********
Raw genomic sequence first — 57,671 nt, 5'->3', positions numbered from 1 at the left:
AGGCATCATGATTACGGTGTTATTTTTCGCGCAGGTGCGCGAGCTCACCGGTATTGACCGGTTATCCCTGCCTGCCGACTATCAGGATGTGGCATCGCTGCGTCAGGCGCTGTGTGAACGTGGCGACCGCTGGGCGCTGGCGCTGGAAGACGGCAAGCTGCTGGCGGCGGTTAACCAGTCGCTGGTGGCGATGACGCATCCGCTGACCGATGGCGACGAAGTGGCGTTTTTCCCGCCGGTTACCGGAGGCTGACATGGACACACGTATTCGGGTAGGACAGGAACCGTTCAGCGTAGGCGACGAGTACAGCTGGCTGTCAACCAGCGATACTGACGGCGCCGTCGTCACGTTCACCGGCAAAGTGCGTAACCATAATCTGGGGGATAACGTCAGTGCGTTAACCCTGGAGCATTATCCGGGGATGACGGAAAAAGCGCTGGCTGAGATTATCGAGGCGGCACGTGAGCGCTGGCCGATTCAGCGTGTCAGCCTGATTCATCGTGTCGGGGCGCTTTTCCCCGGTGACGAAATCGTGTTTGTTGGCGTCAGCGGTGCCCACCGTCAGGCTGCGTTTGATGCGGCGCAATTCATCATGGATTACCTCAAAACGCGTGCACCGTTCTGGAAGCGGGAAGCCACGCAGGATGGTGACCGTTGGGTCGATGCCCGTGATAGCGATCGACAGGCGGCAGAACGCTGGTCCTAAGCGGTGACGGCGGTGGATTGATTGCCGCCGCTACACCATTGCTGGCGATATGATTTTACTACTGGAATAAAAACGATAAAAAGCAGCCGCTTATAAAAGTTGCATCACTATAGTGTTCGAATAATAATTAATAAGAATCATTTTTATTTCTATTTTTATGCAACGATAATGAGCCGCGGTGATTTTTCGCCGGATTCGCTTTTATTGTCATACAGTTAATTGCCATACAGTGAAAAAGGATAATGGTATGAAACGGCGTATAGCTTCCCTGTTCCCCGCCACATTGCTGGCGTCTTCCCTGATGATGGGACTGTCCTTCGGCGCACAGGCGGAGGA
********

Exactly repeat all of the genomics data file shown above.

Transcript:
Raw genomic sequence first — 57,671 nt, 5'->3', positions numbered from 1 at the left:
AGGCATCATGATTACGGTGTTATTTTTCGCGCAGGTGCGCGAGCTCACCGGTATTGACCGGTTATCCCTGCCTGCCGACTATCAGGATGTGGCATCGCTGCGTCAGGCGCTGTGTGAACGTGGCGACCGCTGGGCGCTGGCGCTGGAAGACGGCAAGCTGCTGGCGGCGGTTAACCAGTCGCTGGTGGCGATGACGCATCCGCTGACCGATGGCGACGAAGTGGCGTTTTTCCCGCCGGTTACCGGAGGCTGACATGGACACACGTATTCGGGTAGGACAGGAACCGTTCAGCGTAGGCGACGAGTACAGCTGGCTGTCAACCAGCGATACTGACGGCGCCGTCGTCACGTTCACCGGCAAAGTGCGTAACCATAATCTGGGGGATAACGTCAGTGCGTTAACCCTGGAGCATTATCCGGGGATGACGGAAAAAGCGCTGGCTGAGATTATCGAGGCGGCACGTGAGCGCTGGCCGATTCAGCGTGTCAGCCTGATTCATCGTGTCGGGGCGCTTTTCCCCGGTGACGAAATCGTGTTTGTTGGCGTCAGCGGTGCCCACCGTCAGGCTGCGTTTGATGCGGCGCAATTCATCATGGATTACCTCAAAACGCGTGCACCGTTCTGGAAGCGGGAAGCCACGCAGGATGGTGACCGTTGGGTCGATGCCCGTGATAGCGATCGACAGGCGGCAGAACGCTGGTCCTAAGCGGTGACGGCGGTGGATTGATTGCCGCCGCTACACCATTGCTGGCGATATGATTTTACTACTGGAATAAAAACGATAAAAAGCAGCCGCTTATAAAAGTTGCATCACTATAGTGTTCGAATAATAATTAATAAGAATCATTTTTATTTCTATTTTTATGCAACGATAATGAGCCGCGGTGATTTTTCGCCGGATTCGCTTTTATTGTCATACAGTTAATTGCCATACAGTGAAAAAGGATAATGGTATGAAACGGCGTATAGCTTCCCTGTTCCCCGCCACATTGCTGGCGTCTTCCCTGATGATGGGACTGTCCTTCGGCGCACAGGCGGAGGA